Man United: Weak, Incompetent & Embarrassing, It's Almost Time For Moyes To Go
Sport is cruel. Indeed, its inherent cruelty is a crucial ingredient in what makes it so compelling. As spectators, we watch with morbid fascination as weaknesses are first exposed, then exploited with cold detachment before our eyes.
The Britannia Stadium was host not only to a football match on Saturday, but also to a very human drama. As the scale of Manchester United's problems was laid bare, and our players were bullied like babies in a bear-pit, it became an increasingly harrowing spectacle watching David Moyes on the sidelines, as he tore his greying hair from his head in despair.
Many prestigious scalps have been taken at the home of Stoke City since their promotion to the Premier League, and the conditions could not have bee more appropriate for the mauling Moyes' men were subjected to. It may not have been a Tuesday night, but cold, wet and windy it most certainly was. All that was missing, by the time the referee blew his final whistle, was the unleashing of the hounds of hell to pursue the beleaguered champions off the premises.
United fans have had to put up with their fair share of dross so far this season, made all the more difficult by our having been spoon-fed success for so long, but this plummeted new depths and left many of us feeling as bitterly enraged as the brutal elements. Moyes' decision to start with Juan Mata on the right wing, with centre back, Phil Jones, behind him and right back, Rafael, on the bench, was just one baffling decision he made on a day that was littered with them.
The Scot could perhaps cite mitigating circumstances for what followed, in the shape of early injuries to two of his back four, yet the sight of Danny Welbeck entering the fray to replace Jones, causing a re-shuffle that saw Wayne Rooney dropping back into a midfield already shorn of make-shift central defender, Michael Carrick, while Darren Fletcher remained huddled on the bench, was staggering. Perhaps Fletcher was thought to be too unfit, or too tired, or too lightweight to take part but, if that was the case, why have him on the bench in the first place?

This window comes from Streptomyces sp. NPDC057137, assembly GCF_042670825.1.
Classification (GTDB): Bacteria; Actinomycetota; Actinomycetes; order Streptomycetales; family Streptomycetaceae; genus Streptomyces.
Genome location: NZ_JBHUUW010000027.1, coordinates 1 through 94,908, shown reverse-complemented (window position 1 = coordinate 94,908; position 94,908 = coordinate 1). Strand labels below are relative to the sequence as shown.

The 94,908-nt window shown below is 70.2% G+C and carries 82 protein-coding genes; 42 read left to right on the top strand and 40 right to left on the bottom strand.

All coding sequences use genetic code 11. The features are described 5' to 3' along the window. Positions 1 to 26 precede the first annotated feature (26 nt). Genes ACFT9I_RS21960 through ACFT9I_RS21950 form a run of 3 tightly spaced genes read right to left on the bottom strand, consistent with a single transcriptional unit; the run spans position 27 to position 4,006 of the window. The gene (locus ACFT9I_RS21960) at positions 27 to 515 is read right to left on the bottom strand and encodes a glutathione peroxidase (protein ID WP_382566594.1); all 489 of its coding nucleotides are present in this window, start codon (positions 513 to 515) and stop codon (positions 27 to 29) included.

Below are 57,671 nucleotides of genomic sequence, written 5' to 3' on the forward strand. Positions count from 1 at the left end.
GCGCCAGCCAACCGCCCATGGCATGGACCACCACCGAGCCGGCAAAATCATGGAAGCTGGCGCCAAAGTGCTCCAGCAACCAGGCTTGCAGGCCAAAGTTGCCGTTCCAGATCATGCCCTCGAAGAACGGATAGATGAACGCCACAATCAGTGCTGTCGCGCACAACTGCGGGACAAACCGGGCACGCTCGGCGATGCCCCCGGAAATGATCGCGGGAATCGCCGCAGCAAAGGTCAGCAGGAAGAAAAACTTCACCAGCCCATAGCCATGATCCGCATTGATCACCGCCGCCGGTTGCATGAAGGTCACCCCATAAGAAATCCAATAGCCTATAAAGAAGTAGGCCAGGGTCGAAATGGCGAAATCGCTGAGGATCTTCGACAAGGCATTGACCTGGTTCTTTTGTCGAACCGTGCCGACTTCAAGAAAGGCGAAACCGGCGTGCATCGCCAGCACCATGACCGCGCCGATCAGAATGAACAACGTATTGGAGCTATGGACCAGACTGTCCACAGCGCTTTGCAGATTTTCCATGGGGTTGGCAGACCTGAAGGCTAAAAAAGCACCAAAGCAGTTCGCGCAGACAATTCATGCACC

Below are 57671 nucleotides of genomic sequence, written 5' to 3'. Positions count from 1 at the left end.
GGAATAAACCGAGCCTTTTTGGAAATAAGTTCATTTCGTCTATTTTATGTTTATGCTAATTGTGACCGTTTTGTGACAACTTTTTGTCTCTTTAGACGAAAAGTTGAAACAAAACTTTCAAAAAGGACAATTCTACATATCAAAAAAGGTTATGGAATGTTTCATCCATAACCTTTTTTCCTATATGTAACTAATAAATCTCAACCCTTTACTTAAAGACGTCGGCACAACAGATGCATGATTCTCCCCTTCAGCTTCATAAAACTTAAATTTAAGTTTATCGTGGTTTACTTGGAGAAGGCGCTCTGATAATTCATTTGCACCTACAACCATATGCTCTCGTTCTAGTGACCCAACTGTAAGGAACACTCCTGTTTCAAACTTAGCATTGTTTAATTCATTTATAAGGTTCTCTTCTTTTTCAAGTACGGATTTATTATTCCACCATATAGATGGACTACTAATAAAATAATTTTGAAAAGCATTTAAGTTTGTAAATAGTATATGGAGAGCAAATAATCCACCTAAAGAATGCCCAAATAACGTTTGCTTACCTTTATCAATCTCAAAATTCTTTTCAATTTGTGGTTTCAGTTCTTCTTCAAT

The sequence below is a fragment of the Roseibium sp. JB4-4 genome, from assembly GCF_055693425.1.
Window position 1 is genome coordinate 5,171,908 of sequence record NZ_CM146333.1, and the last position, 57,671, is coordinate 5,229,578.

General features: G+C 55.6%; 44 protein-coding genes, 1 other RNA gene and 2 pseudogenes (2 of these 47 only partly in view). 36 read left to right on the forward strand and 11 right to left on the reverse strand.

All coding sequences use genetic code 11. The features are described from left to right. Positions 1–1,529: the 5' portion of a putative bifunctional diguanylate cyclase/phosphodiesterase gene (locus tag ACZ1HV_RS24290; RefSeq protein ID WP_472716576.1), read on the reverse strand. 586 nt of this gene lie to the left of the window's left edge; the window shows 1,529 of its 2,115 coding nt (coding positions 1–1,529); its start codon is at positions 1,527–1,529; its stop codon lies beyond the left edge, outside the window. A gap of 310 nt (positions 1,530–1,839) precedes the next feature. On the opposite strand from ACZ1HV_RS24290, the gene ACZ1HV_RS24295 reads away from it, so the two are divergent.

The entire fiasco screamed, yet again, of dire incompetence, as a team brimming with talent pounded Stoke's penalty box with crosses that the home side swatted aside with embarrassing ease. It is simply unacceptable that, in the face of squaring up to a team renowned for their aerial prowess and agricultural style, the English champions' only response was to emulate such medieval tactics themselves. It would be unimaginable to think that the likes of Barcelona would be reduced to such an approach, despite their own famous lack of brutishness and brawn.
This is far from the first time we have been so ragged. Time and again we find ourselves watching in horror as both players and manager react to adversity with the reckless, dishevelled abandon of a pack of rabid dogs chasing a lorry.
Bemoaning the same deficiencies week after disheartening week is becoming tiresome for United fans. The lack of leadership; the total absence of tactics; the festering wound of our central midfield; and the floundering incoherence of Moyes' ludicrous excuses and outlandish claims of being the 'better team' or succumbing to simple bad luck.
I wrote, after Mata's first match, that his presence in the team, while welcome, also served to magnify the squad's more pressing deficiencies. Seeing him utilised as an old-school right winger against Stoke now leaves us harbouring doubts that his new manager has the slightest idea of how best to use the Spaniard's considerable gifts. The fear is that Mata, like so many of his new team-mates, will be sucked into the swirling vortex of rank mediocrity that has taken hold of our club. As honeymoon periods go, his signing has been painfully short-lived.
Manchester United's fans have so far been remarkably understanding and admirably patient with their new manager, but for how much longer remains to be seen. Suggesting that he has inherited a squad in need of wholesale rebuilding is wearing extremely thin as the gulf in class, not just between us and our rivals, but between us and ourselves from this time last year, grows more chasm-like with each grim display.
Sport is indeed cruel and, on a purely human level, it is impossible not to sympathise with Ferguson's successor. There is, however, little room for sympathy in an arena where the stakes are so high and the repercussions of a fall from the top so great.